Lesson Plans: Grades 6-8

Life in Old Babylonia: The Importance of Trade


The Lesson


Ancient Babylonia had a thriving trade system with neighboring areas.

Ancient Babylonia had a thriving trade system with neighboring areas.

Trade was critical to Old Babylonia, where many highly prized natural resources were scarce but agricultural goods were in surplus. A vibrant trading system developed, bringing manufactured goods and raw materials from as far as Turkey, and even India, 1,500 miles away. Trade became integral to the economy and the culture. In this lesson, students explore the trade industry in Old Babylonia and its far-flung influence.

Guiding Questions

What connections existed between trade and the economic, cultural, and religious life of Old Babylonia?

Learning Objectives

  • Provide examples from the archaeological record indicating the existence of a trade network in Old Babylonia and beyond
  • Read maps and artifacts for information
  • List goods imported to and exported from Babylonia
  • Point out trading centers and sources of raw materials on a map of ancient Mesopotamia
  • Analyze the influence of trade on the economy and culture of Old Babylonia


The Old Babylonian period in Mesopotamia lasted from about 2000 BCE to 1600 BCE. By about 1760 BCE, most of Mesopotamia was brought under Babylonian rule, largely through the conquests of Hammurabi, the sixth king in Babylon's First Dynasty. A famous and important source of information about life in Old Babylonia is the so-called "Code of Hammurabi" which indicates the importance of class divisions, family life, religion, and commerce. For more on life in Old Babylonia, see the complementary EDSITEment lesson Hammurabi's Code: What Does it Tell Us about Old Babylonia?

Preparation Instructions

Lesson Activities

Activity 1. How Do We Know the Babylonians Traded?

In this activity, students refer to a natural resource map of the region to learn the source of materials for Old Babylonian artifacts reviewed online.

Mesopotamia, a hot, dry region subject to floods, became fertile enough to produce a surplus of grain thanks largely to a system of canals first built perhaps a thousand years before the Old Babylonian period. In this way, agricultural products became available for trade. In general however, Old Babylonia had a dearth of natural resources. Ceramic bowls and figurines as well as bricks for buildings, were produced locally from clay. But clay was found throughout the Middle East. Bitumen, a naturally occurring residue from underground oil deposits used in construction and to waterproof boats, was one of the only other important natural resources in Old Babylonia. But artifacts recovered from the period often feature materials (such as gold) not readily found in Mesopotamia.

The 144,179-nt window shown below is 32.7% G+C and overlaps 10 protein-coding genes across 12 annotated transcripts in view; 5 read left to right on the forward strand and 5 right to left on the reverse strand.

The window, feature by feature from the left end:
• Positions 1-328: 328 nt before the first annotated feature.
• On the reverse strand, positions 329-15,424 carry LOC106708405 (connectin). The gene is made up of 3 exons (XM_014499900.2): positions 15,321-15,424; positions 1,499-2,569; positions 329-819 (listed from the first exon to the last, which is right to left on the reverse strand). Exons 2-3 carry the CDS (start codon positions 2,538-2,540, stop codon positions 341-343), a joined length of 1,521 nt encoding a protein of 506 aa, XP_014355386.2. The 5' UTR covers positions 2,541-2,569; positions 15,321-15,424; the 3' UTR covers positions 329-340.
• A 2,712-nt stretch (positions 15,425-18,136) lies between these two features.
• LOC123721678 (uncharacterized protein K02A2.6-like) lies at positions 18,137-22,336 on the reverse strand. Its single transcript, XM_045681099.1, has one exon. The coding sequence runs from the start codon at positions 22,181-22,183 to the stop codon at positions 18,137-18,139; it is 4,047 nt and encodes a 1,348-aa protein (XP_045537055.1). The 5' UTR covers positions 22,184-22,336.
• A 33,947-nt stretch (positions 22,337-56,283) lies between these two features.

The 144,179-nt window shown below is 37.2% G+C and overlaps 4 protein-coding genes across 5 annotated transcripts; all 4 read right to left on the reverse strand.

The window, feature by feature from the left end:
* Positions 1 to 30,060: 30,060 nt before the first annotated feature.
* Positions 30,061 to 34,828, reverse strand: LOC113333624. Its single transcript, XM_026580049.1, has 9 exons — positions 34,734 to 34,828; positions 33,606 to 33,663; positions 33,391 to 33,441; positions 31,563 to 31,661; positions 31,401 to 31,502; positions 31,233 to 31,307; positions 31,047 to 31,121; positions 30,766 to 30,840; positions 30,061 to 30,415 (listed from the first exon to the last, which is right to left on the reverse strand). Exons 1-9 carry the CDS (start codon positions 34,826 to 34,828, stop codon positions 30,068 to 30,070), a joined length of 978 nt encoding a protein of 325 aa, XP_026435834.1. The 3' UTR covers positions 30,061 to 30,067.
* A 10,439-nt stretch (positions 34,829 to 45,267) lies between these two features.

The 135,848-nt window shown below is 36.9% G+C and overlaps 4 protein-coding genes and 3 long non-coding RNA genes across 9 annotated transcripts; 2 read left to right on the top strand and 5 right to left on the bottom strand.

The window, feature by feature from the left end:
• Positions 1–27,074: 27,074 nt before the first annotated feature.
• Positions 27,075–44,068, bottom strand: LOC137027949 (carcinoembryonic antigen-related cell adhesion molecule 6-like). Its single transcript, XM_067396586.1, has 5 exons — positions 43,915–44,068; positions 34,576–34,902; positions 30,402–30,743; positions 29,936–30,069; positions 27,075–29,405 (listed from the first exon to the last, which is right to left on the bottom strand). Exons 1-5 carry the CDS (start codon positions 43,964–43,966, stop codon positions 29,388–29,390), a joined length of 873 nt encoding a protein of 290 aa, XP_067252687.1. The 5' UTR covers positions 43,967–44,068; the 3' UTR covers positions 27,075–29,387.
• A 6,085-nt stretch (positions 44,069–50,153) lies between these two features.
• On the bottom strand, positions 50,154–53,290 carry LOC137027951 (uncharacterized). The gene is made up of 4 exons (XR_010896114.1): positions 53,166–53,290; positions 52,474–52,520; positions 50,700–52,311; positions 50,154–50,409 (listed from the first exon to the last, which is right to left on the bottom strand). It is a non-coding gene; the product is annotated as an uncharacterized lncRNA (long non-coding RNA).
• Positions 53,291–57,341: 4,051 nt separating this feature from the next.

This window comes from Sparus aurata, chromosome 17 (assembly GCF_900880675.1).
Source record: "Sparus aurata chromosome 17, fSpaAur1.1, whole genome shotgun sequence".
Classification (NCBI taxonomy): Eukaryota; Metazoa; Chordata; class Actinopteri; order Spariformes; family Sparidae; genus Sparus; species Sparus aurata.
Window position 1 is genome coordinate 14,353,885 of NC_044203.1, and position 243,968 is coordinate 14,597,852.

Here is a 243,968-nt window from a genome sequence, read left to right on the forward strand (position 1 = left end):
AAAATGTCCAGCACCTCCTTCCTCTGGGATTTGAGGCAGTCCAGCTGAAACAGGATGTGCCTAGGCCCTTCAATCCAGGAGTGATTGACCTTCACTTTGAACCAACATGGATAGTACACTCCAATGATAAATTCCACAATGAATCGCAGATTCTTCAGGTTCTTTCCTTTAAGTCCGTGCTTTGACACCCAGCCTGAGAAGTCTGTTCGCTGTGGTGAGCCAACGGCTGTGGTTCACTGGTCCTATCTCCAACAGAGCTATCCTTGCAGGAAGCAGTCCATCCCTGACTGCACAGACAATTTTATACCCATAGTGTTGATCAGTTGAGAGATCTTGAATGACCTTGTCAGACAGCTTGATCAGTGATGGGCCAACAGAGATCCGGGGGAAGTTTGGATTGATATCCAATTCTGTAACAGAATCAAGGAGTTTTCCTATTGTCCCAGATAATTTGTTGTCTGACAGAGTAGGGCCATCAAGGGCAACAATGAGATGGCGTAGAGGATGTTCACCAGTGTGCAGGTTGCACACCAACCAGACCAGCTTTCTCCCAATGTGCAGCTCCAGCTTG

The Natural Resources Map, from the "Mesopotamia" site at the British Musuem, available through a link from The Oriental Institute: The University of Chicago, shows where many source of materials were located in the Middle East and beyond. Because some of the materials may be unfamiliar to your students, an explanation entitled Some Natural Resources Used in Old Babylonia is available in the downloadable PDF documents for this lesson. All online maps referred to in this lesson are accessible through a link from the EDSITEment-reviewed web resource The Oriental Institute: The University of Chicago, unless otherwise noted.

  • If the class needs context for the location of Babylonia, begin by showing the "Modern Political Map of the Middle East" on the overhead or the online Modern Political Map. Students may be familiar with Baghdad and other cities located in what was once Old Babylonia. Use the overlay map of Mesopotamia in 1800 BCE or the online map Mesopotamia in 1800 BCE from the British Museum site to compare the locations of ancient and modern cities and countries/kingdoms. This is the area on which students will focus, in the years from about 2000 BCE to 1600 BCE.
  • For all classes, make the Natural Resources Map (available through a British Museum link from The Oriental Institute: The University of Chicago) available to the students online or in a printout. Review the map briefly, describing the natural resources as necessary. Conduct a general discussion about the information on the map:
    • Which materials had to be imported in sea-worthy boats?
    • Which materials could be imported using riverboats?
    • Which materials had to be brought overland?
    • Which materials came from especially great distances?
    • Which materials would be relatively easy to transport? Relatively difficult?
  • Students can now review the artifacts online independently using the EDSITEment Student LaunchPad. If students are unable to work online, print out images and information about each of the artifacts. Use the PDF Trade in Old Babylonia: An Exploration for Middle School Students as an alternative to the EDSITEment LaunchPad. Divide the class into small groups and assign each group one artifact. After students answer the questions about their artifact, groups may come together and present their findings to the rest of the class.
  • A review of the artifacts proves that at least some natural resources were imported to Old Babylonia. But what indications point to the existence of a large-scale system of trade? Look at the ancient map of Nippur, a large Babylonian city, in Activity 2.
Activity 2. The Ancient Map of Nippur: What does it reveal?

Nippur, a principal religious center throughout the history of Mesopotamia, was the sacred city of the god Enlil, chief god in the Sumerian and Akkadian pantheon. Even after the Babylonians, through the expansion of their empire, made their chief god Marduk head of the pantheon, leaders still sent tribute to Nippur. In this activity students will use an ancient map of the city of Nippur to learn more about the impact of trade in Old Babylonia.